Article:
5 things you need to know about the UAB Monarch Butterfly Art Exhibition through December 15

Monarch art on handmade paper by students of Woodlawn High School. Photo via Pat Byington for Bham Now

Are you looking for a unique way to take a break? Head to the UAB Solar House and stroll through the Butterfly Garden, then browse inspired art of migrating monarch butterflies created by local high school and college students. The exhibition is open from now until December 15th. Read on for all the details.

Nuts + bolts from the Monarch Butterfly Exhibition at UAB

monarch migration
Migration of the monarch butterfly. Design by Juniper Brower, photo via Pat Byington for Bham Now

UAB’s “I_Butterfly” exhibit is part of a national free-form bicycle festival, started by artist Cory McAbee, called I-Butterfly, designed to promote habitat restoration for the Monarch Butterfly. The festival offers three self-guided bike tours that follow the migration routes of monarchs:

  • East Coast: Maine to Florida
  • Central America : Canada in Mexico
  • Western coast: From the Rockies to the Pacific Ocean

Doug Barrett and Douglas Baulos are the two UAB professors who hijacked the festival concept and involved the graphic design students at BLOOM Studio.

1. You will see IRL butterflies, including the majestic monarch

Monarch 5 things you need to know about the UAB Monarch Butterfly Art Exhibition through December 15
Monarch butterfly. Photo by Sarah Bright

In a past life, I spent quite a bit of time volunteering in a butterfly garden, and I have to say that a butterfly garden is one of the most fascinating places to spend a few hours. It’s fun to watch them bask in the sun, or drink the nectar from fruits and flowers, and sometimes you may even see one emerging from its chrysalis.

2. You will see artwork inspired by the monarch from three local high schools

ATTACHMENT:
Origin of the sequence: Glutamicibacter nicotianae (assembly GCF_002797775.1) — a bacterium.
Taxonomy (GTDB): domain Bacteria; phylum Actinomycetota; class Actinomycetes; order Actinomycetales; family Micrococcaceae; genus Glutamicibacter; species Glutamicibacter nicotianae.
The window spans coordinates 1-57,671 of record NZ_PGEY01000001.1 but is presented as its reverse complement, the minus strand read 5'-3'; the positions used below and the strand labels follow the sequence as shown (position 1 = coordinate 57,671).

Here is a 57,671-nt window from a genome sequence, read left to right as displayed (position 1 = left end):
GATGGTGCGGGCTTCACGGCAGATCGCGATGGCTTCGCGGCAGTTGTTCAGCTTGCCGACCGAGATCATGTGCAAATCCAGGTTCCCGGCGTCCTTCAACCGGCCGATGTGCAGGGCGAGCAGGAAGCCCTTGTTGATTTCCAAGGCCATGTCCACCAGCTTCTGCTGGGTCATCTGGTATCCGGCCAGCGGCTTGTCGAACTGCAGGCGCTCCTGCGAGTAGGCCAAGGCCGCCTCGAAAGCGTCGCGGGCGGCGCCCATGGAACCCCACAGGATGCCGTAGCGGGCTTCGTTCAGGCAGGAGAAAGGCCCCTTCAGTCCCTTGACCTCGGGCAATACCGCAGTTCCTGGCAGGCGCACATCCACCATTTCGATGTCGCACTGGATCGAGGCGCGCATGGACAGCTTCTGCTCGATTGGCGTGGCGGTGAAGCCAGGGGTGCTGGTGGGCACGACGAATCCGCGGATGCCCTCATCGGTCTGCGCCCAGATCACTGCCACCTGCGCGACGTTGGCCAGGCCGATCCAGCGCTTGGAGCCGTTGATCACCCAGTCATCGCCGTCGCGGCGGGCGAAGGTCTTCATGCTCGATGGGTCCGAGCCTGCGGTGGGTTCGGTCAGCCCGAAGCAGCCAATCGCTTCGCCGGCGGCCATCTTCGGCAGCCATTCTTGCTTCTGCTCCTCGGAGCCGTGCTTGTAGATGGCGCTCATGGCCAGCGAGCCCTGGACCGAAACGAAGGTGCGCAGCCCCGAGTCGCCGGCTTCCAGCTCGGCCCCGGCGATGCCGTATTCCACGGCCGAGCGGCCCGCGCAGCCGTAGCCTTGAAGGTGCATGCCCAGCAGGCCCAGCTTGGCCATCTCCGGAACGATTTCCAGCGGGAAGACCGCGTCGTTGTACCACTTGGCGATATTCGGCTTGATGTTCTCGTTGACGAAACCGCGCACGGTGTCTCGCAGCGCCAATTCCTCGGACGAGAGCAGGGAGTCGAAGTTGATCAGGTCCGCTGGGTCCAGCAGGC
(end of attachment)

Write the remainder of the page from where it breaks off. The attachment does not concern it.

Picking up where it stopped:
Aren’t they just beautiful? Artwork via students, photo via Pat Byington for Bham Now

Students from these three local high schools participated in the project to help raise awareness of the unique migratory patterns of monarch butterflies and the importance of preserving milkweed where they lay their eggs:

  • Hewitt-Trussville
  • Mortimer Jordan
  • Lawn

3. You will see the monarch illustrations from UAB graphic design students

I love seeing this study for the finished piece on the life cycle of the monarch butterfly by UAB student Jada Nguyen. Photos via Pat Byington for Bham Now

If you haven’t heard of BLOOM Studio, they all aim to highlight themes of ecological and social justice, according to Bambi Ingram, chief sustainability officer. The above illustration was produced as part of Professor Doug Barrett’s Logo, Brand, Identity Graphic Design Course. The talented artist is Jada Nguyen.

4. Monarchs perform a powerful migration each year

Each fall, these royal butterflies travel from Canada to Mexico and do the opposite in the spring. One of the most fascinating things about their migration is that no butterfly makes the whole journey, and yet, as a species, they do it every year.

Unfortunately, their numbers are decreasing, due to the destruction of the only plant where they lay their eggs. Take part in the I_Butterfly Festival as a way to help us all.

5. Milkweed is as essential to monarchs as sunlight, air and water.

monarch butterfly on milkweed
Monarch butterfly on milkweed. Photo via Rick & Brenda Beerhorst (CC BY 2.0)

According to Joe Hunt, an AmeriCorps VISTA volunteer working with UAB Sustainability, if you want to help the monarchs, plant milkweed. Yes, there is grass in the name, but it is as much a grass as a rose, a peony, or a maple. It’s actually a non-invasive native plant that is literally the only place monarchs lay their eggs.

So if you see them in your yard, don’t pull them up. And if you want to plant some, visit monarchwatch.org. They’ll send you milkweed to get you started, and before you know it, you might have baby monarchs flying around your yard.

Once these babies grow up, they will fly away and pollinate piles of wildflowers across the continent.

Reserve your spot today and head to the UAB Solar House to visit the Butterfly Garden and the Monarch Inspired Art Exhibit.


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